Brazilian elections – A day of shame for the far right

As the PT and Brazilian left made modest gains, the Bolsonaro coalition imploded

By Brian Mier

On Sunday, November 15, over 147 million Brazilians went to the polls in the largest round of local elections in the nation’s history. One state, Amapa, had to cancel most of its elections due the fact that most of it has been without electricity for over 2 weeks because of the massive failure of the privatization of it’s power grid. In the other 25 states elections went smoothly, with the biggest complaint being the 3 hour delay due to computer glitches which caused final results to be announced only  7 hours after the polls closed (watch and learn, USA).

“Bolsonaro’s right wing extremism was the big loser in these elections,” said former President Lula today on Twitter, “the strengthening of the left and of its values of humanism and social justice shows that it is possible to rebuild another Brazil which is more fraternal and has more solidarity.”

The fact is that it was a day of crushing defeat for President Bolsonaro, whose support in this election cycle was so toxic that some candidates, including Marcelo Crivella in Rio and Marcelo Russomano in São Paulo are rumored to have asked him to stop publicly supporting them in the final stages of their campaigns.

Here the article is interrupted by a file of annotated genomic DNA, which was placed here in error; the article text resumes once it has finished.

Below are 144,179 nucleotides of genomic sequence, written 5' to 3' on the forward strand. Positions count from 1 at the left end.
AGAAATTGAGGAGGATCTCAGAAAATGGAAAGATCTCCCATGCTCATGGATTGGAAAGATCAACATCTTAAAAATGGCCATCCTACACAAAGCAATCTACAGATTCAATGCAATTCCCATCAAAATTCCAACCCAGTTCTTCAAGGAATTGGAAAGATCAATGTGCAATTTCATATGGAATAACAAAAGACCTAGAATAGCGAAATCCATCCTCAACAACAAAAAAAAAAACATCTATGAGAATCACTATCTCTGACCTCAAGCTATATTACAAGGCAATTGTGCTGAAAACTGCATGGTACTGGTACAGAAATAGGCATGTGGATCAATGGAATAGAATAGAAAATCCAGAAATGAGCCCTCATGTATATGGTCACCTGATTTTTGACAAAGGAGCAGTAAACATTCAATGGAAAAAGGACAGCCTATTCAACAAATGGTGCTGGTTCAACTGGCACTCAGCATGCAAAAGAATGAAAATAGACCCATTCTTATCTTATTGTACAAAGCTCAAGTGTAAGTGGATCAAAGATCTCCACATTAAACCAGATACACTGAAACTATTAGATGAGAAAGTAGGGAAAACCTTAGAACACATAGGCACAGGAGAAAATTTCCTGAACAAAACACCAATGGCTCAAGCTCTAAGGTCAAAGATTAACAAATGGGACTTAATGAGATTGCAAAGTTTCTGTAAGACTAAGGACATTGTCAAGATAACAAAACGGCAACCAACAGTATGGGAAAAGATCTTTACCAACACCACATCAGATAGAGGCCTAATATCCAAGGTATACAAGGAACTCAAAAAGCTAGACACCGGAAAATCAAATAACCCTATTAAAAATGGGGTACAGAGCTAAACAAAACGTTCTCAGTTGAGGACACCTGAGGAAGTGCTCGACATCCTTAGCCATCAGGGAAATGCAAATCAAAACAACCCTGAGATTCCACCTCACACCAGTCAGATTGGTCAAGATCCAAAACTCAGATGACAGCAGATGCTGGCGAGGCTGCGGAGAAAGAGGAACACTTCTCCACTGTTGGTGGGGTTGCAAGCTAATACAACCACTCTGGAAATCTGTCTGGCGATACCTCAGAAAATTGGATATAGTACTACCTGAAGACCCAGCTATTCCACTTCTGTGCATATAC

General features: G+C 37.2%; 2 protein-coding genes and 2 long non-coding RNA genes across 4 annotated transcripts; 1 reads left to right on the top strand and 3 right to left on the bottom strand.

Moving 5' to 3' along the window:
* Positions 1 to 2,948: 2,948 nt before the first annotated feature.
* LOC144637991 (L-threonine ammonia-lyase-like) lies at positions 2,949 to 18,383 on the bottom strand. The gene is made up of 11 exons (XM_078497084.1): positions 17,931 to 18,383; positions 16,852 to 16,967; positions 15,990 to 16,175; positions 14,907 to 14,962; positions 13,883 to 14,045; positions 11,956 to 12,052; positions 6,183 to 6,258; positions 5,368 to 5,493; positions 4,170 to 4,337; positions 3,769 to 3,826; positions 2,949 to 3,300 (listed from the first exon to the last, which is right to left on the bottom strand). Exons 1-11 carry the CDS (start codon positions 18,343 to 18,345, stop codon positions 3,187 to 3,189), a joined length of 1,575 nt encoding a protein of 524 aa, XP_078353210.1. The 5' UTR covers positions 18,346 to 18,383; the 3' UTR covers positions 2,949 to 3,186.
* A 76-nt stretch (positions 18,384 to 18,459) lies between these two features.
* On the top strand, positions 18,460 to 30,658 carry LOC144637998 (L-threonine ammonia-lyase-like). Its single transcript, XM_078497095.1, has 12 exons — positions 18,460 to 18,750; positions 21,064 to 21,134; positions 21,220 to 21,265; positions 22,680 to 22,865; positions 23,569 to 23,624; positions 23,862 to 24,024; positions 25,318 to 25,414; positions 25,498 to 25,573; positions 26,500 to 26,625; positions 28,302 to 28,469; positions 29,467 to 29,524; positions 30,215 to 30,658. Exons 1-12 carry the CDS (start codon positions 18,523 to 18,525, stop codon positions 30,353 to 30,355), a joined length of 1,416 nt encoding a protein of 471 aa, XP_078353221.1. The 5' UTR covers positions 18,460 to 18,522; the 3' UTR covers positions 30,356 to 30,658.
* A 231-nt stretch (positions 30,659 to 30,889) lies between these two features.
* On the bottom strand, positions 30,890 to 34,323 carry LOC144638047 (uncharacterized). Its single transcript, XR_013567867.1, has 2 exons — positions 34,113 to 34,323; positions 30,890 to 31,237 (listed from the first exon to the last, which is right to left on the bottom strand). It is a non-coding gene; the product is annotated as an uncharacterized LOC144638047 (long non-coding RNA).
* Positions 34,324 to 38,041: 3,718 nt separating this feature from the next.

Across Brazil it was a day of staggering losses for the kind of opportunistic charlatans that made up Bolsonaro’s support base in 2018. In both Rio and São Paulo, popularity for candidates from Bolsonaro’s support base in the Universal Kingdom of God prosperity gospel church plummeted in the final weeks of the campaign, both dropping from initial first place positions, with Russomano failing to make it to the final round in São Paulo, and Crivela, who is the incumbent Mayor in Rio, squeaking into the final round 12 points behind former Mayor Eduardo Paes.

In state after state where Bolsonaro received his greatest support in the 2018 presidential elections, opportunistic anti-political clown candidates ended up in the single digits. In 2018, over 70% of the northern state of Rondonia voted for Bolsonaro but on Sunday, his Republicanos party coalition candidate “Lindomar the Waiter” ended up with 5%, in an election that was won by a candidate from the traditional center-right PSDB.